On 26 November 2006, Eyes Open had become the UK's best-selling album of the year, overtaking previous leader Whatever People Say I Am, That's What I'm Not by Arctic Monkeys. Despite very strong sales for Take That's comeback album Beautiful World, Eyes Open marginally earned the title of the UK's best-selling album of 2006, with 1.6 million in sales. The album reached platinum certification in the US as well, selling over 1,000,000 copies, and it maintained a spot in the upper quarter of the Billboard 200 list for over fifteen weeks, on the heels of the popularity of "Chasing Cars". The band also holds the distinction of having one of iTunes' top downloaded albums and songs of 2006. Ahead of the band's February tour, Eyes Open topped the Australian charts some eight months after its release on 22 January 2006. Back home in Ireland, Eyes Open became one of the best selling albums of all time, staying at the top of the charts from the end of 2006 to early–mid 2007, and remaining in the charts to the present.

Snow Patrol appeared as the musical guest on the 17 March 2007 episode of Saturday Night Live, hosted by Julia Louis-Dreyfus. They performed "You're All I Have" and "Chasing Cars". The band toured Japan in April, followed by European festival dates, Mexico, and the US in the summer. They ended their tour in Australia in September 2007.

The band contributed the song "Signal Fire" to the Spider-Man 3 soundtrack, as well as the film. The song was the lead single from the soundtrack and was featured in the credits to the film.

On 7 July 2007, the band performed at the UK leg of Live Earth at Wembley Stadium, London. Shortly after the band's performance, Simpson was arrested at RAF Northolt for missing a court date in Glasgow, having been charged with possession for cocaine.[46][47]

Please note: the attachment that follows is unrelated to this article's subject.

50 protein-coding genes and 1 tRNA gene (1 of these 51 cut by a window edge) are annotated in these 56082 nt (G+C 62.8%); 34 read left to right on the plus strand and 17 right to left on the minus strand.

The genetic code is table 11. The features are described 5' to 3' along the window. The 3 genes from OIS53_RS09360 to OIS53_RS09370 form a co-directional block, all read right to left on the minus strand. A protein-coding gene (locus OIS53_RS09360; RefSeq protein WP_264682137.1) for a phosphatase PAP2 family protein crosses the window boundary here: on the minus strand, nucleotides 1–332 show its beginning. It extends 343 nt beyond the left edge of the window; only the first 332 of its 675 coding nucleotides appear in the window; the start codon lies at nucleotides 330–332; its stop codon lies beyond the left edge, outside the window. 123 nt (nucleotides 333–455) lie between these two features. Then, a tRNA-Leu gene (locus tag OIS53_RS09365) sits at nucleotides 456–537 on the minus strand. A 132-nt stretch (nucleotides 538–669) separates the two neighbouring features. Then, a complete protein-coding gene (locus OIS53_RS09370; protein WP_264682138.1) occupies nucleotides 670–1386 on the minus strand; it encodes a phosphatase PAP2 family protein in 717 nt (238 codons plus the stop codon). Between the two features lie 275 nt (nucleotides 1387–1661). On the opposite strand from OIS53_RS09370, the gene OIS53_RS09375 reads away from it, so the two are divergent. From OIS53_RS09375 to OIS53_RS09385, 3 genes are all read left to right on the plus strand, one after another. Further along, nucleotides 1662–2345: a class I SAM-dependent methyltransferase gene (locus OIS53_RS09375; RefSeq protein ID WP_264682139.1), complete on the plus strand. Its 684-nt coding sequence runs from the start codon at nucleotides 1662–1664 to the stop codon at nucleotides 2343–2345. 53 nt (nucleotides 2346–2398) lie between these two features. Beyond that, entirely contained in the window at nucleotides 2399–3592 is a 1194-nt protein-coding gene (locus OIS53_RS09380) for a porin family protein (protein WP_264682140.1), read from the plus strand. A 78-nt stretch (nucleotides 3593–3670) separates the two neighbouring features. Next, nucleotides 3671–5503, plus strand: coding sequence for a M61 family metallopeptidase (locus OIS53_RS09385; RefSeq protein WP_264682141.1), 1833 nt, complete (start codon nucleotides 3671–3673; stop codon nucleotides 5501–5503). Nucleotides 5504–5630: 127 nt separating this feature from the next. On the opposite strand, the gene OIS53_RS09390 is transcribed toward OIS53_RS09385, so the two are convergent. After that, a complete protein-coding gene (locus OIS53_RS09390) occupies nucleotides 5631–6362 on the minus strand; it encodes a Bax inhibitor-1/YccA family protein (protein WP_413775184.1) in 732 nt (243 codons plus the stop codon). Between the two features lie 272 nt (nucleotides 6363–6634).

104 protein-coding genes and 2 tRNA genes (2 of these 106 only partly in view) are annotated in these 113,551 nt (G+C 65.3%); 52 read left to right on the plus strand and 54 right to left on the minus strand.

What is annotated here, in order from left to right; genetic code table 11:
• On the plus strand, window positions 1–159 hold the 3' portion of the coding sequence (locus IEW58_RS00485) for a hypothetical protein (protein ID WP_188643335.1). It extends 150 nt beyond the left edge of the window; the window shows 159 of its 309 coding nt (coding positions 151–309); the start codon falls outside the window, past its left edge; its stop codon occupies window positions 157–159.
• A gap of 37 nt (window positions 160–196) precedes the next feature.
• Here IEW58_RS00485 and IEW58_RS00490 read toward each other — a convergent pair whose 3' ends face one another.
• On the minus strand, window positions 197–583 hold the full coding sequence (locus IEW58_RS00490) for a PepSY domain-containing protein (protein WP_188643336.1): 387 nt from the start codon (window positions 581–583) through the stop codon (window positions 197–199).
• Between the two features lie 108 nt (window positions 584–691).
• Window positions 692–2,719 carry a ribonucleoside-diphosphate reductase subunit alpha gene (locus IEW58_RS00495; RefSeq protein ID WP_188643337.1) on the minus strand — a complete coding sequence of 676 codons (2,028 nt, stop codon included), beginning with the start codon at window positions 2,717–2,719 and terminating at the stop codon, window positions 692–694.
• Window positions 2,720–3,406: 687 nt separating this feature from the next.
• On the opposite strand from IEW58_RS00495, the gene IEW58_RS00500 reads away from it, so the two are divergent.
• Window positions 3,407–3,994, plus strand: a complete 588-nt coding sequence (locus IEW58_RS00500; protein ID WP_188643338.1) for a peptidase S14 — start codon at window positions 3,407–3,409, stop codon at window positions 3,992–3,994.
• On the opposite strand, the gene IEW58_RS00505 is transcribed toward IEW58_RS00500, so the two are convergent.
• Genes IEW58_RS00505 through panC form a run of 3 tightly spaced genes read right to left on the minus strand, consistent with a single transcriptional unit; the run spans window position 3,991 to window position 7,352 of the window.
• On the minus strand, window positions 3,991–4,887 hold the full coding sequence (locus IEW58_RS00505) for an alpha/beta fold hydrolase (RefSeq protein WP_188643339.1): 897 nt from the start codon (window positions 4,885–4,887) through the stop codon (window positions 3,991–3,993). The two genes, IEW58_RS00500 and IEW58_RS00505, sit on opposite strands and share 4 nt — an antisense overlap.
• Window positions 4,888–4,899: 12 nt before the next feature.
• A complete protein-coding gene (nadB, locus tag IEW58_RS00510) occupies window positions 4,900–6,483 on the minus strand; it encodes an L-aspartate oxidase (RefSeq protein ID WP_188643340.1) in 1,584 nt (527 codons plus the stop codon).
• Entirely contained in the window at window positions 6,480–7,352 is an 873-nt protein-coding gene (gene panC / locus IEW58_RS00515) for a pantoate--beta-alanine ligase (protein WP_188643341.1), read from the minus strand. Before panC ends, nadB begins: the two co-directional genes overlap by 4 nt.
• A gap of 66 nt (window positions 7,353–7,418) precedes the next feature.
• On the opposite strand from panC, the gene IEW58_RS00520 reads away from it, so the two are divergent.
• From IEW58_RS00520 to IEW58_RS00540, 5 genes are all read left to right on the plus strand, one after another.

1 September 2007 saw Snow Patrol headlining a "home coming" mini-festival in Lightbody and Jonny Quinn's home town of Bangor, County Down. Around 30,000 people came to see the band.[48][49]

On 25 November 2007, Snow Patrol performed an acoustic session for the charity Mencap, in a small chapel in Islington. They were one of the main bands to take part in the project, called "Little Noise Sessions" which was curated by Jo Whiley.

Chasing Cars was voted the song of the decade on Channel 4's programme 'The Song Of The Decade' which was broadcast on 28 December 2009.

A Hundred Million Suns and Up to Now (2008–2009)

Gary Lightbody stated that recording for the follow-up to Eyes Open was to begin in Autumn 2006, with Jacknife Lee returning a third time for production.[50] Since then the band stated that they wished to take a year off after the back-to-back tours of Final Straw and Eyes Open and intended to emerge at the end of 2008 with their next album. Lightbody is also set to release an album as part of a solo project called "Listen... Tanks!" but a date for this has not yet been publicly announced.